W3C home > Mailing lists > Public > www-xml-schema-comments@w3.org > January to March 2008

[Bug 5074] substitution groups not that strictly limited

From: <bugzilla@wiggum.w3.org>
Date: Thu, 03 Jan 2008 04:52:33 +0000
To: www-xml-schema-comments@w3.org
Message-Id: <E1JAI4H-0005sK-9c@wiggum.w3.org>


cmsmcq@w3.org changed:

           What    |Removed                     |Added
  Status Whiteboard|thimble, easy               |thimble, work, clarification
                   |                            |cluster

------- Comment #3 from cmsmcq@w3.org  2008-01-03 04:52 -------
I believe the schema you provide is valid, but as written it doesn't test 
whether types of elements in the substitution group can be derived indirectly 
from the head of the substitution group, because types are not given on the 
element declarations for e0 or eb.  They default, therefore, to type ta.  (The 
form in which I tested it differs slightly from the one in comment #2; it's on 
the Web at 
http://www.w3.org/XML/2008/xsdl-exx/sgd1.xsd if you wish to inspect it.)

A modified form of the example (http://www.w3.org/XML/2008/xsdl-exx/sgd2.xsd)
with explicit association of types t0 and tb with elements e0 and eb is also
valid, conforming, and correct, as far as I can tell. 

I've tested these two schemas with some instance documents (in the same
directory), with varying results.  

  - libxml / xmllint does not complain about the schema, but it rejects 
    most of the test instances; I wonder if substitution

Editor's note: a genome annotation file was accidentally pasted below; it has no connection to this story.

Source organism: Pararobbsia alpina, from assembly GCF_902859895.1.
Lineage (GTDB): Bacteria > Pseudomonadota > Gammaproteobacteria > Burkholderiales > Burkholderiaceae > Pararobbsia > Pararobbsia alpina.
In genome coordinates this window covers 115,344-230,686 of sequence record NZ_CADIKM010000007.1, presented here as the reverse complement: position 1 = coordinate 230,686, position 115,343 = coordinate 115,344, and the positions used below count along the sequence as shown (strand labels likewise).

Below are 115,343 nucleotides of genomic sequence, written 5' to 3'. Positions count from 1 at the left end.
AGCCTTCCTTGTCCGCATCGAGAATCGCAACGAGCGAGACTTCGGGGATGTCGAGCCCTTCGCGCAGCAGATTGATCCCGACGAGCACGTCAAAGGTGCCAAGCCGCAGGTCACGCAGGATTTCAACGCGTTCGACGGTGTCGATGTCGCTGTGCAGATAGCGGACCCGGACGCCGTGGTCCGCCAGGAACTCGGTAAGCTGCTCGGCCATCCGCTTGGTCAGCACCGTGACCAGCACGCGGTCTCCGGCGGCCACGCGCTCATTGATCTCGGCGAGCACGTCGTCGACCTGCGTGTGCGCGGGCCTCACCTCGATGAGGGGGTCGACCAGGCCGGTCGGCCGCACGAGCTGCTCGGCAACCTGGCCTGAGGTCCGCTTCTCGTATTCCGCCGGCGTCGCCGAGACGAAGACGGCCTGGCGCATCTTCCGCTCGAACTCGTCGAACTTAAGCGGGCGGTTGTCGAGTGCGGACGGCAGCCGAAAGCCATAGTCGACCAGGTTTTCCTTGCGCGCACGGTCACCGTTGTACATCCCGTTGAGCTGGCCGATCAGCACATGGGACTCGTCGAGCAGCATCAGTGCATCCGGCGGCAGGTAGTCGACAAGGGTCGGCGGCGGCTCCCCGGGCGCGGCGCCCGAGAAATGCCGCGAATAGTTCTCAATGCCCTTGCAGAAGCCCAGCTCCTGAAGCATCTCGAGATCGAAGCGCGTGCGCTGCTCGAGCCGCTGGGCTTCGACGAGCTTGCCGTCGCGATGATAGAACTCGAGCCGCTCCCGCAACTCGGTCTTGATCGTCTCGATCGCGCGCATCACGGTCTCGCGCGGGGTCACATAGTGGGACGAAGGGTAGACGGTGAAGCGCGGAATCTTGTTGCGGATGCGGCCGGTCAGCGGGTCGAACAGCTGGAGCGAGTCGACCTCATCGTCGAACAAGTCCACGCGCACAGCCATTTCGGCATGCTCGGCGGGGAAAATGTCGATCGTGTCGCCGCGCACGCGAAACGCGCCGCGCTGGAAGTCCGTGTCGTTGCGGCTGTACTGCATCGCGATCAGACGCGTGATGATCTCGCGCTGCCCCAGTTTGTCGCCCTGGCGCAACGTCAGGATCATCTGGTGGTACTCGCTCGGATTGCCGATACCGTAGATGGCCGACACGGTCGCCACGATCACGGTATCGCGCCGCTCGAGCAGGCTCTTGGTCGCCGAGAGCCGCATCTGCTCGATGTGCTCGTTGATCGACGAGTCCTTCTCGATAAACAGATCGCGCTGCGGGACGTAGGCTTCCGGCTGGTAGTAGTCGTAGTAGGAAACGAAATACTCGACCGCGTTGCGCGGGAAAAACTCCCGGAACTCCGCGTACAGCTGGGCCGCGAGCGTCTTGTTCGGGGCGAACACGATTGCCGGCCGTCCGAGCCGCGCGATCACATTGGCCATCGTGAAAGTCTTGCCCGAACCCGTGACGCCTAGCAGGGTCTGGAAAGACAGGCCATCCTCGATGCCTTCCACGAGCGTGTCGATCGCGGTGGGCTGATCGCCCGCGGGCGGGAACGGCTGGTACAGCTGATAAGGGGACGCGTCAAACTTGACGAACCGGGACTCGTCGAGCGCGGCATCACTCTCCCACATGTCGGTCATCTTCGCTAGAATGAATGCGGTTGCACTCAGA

groups have not yet been implemented.  
  - MSV rejects schema sgd1.xsd, with the message 'Unimplemented feature: 
    "omitting type attribute in <element> element with substitutionGroup 
  - Saxon, Xerces C, and Xerces J all accept the schema and pronounce the 
    test instances valid or invalid in a way consistent with the type 

I believe these implementations are taking the rule in question to mean
that if the head of a substitution group has declared type T, then each 
element in the substitution group must have a declared type derived from
T (subject to the blocks and exclusions and whatnot).  That is, I think they
are not interpreting the rule as meaning the types of member elements must
be derived either exclusively by a series of restriction steps, or exclusively
by a series of extension steps.

Speaking for myself, I think the implementations' interpretation makes sense;
at least, it matches what I always thought the spec meant to say.  But you
have made me aware that the wording can bear a rather different interpretation;
I think both that the 1.1 text should be revised and that an erratum should
be issued for 1.0.
Received on Thursday, 3 January 2008 04:52:36 UTC

This archive was generated by hypermail 2.3.1 : Wednesday, 7 January 2015 14:50:07 UTC